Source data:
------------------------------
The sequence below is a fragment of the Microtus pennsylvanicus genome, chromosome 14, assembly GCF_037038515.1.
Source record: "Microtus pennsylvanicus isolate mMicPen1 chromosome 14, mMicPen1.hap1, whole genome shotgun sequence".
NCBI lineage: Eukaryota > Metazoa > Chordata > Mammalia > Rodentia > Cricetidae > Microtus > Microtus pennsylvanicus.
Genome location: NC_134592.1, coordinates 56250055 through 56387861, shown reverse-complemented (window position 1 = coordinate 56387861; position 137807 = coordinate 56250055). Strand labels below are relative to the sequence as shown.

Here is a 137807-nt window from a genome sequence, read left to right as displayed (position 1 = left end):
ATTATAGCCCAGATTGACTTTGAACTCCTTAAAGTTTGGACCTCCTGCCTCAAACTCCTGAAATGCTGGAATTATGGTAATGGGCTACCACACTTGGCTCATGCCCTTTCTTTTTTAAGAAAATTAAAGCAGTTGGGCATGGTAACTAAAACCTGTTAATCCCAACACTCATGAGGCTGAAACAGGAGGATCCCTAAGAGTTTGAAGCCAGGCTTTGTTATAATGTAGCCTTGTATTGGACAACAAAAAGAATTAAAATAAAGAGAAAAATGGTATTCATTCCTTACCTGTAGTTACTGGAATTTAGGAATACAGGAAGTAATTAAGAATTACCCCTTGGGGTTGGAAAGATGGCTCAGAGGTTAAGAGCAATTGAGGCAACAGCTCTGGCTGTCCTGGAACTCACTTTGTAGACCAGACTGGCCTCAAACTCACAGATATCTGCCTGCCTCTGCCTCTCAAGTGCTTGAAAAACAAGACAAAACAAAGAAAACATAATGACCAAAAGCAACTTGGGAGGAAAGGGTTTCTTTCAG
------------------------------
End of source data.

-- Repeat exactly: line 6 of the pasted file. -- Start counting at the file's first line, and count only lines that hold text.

ATTATAGCCCAGATTGACTTTGAACTCCTTAAAGTTTGGACCTCCTGCCTCAAACTCCTGAAATGCTGGAATTATGGTAATGGGCTACCACACTTGGCTCATGCCCTTTCTTTTTTAAGAAAATTAAAGCAGTTGGGCATGGTAACTAAAACCTGTTAATCCCAACACTCATGAGGCTGAAACAGGAGGATCCCTAAGAGTTTGAAGCCAGGCTTTGTTATAATGTAGCCTTGTATTGGACAACAAAAAGAATTAAAATAAAGAGAAAAATGGTATTCATTCCTTACCTGTAGTTACTGGAATTTAGGAATACAGGAAGTAATTAAGAATTACCCCTTGGGGTTGGAAAGATGGCTCAGAGGTTAAGAGCAATTGAGGCAACAGCTCTGGCTGTCCTGGAACTCACTTTGTAGACCAGACTGGCCTCAAACTCACAGATATCTGCCTGCCTCTGCCTCTCAAGTGCTTGAAAAACAAGACAAAACAAAGAAAACATAATGACCAAAAGCAACTTGGGAGGAAAGGGTTTCTTTCAG